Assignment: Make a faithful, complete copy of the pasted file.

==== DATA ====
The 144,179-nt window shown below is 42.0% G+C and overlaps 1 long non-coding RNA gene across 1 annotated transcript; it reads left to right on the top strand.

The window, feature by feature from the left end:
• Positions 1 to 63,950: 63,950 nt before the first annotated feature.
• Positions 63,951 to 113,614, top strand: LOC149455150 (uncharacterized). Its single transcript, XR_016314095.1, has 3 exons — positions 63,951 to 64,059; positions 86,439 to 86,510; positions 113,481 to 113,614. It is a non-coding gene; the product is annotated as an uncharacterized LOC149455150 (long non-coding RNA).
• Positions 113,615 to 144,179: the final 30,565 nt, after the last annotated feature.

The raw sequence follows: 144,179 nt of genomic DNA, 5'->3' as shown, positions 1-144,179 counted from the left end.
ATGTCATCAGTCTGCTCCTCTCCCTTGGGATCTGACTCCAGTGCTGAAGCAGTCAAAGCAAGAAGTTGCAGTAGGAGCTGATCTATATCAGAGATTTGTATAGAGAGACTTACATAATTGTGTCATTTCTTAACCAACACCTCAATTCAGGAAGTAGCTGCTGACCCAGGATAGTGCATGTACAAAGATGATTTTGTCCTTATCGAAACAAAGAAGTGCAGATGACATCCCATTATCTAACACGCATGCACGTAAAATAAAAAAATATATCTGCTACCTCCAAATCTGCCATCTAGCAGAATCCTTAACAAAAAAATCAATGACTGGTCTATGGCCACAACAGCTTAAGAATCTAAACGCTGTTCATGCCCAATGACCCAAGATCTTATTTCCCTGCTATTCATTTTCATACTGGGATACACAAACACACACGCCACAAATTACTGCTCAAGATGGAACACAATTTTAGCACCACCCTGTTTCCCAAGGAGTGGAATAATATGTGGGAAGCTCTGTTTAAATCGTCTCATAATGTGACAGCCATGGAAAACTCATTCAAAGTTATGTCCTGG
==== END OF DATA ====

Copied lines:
The 144,179-nt window shown below is 42.0% G+C and overlaps 1 long non-coding RNA gene across 1 annotated transcript; it reads left to right on the top strand.

The window, feature by feature from the left end:
• Positions 1 to 63,950: 63,950 nt before the first annotated feature.
• Positions 63,951 to 113,614, top strand: LOC149455150 (uncharacterized). Its single transcript, XR_016314095.1, has 3 exons — positions 63,951 to 64,059; positions 86,439 to 86,510; positions 113,481 to 113,614. It is a non-coding gene; the product is annotated as an uncharacterized LOC149455150 (long non-coding RNA).
• Positions 113,615 to 144,179: the final 30,565 nt, after the last annotated feature.

The raw sequence follows: 144,179 nt of genomic DNA, 5'->3' as shown, positions 1-144,179 counted from the left end.
ATGTCATCAGTCTGCTCCTCTCCCTTGGGATCTGACTCCAGTGCTGAAGCAGTCAAAGCAAGAAGTTGCAGTAGGAGCTGATCTATATCAGAGATTTGTATAGAGAGACTTACATAATTGTGTCATTTCTTAACCAACACCTCAATTCAGGAAGTAGCTGCTGACCCAGGATAGTGCATGTACAAAGATGATTTTGTCCTTATCGAAACAAAGAAGTGCAGATGACATCCCATTATCTAACACGCATGCACGTAAAATAAAAAAATATATCTGCTACCTCCAAATCTGCCATCTAGCAGAATCCTTAACAAAAAAATCAATGACTGGTCTATGGCCACAACAGCTTAAGAATCTAAACGCTGTTCATGCCCAATGACCCAAGATCTTATTTCCCTGCTATTCATTTTCATACTGGGATACACAAACACACACGCCACAAATTACTGCTCAAGATGGAACACAATTTTAGCACCACCCTGTTTCCCAAGGAGTGGAATAATATGTGGGAAGCTCTGTTTAAATCGTCTCATAATGTGACAGCCATGGAAAACTCATTCAAAGTTATGTCCTGG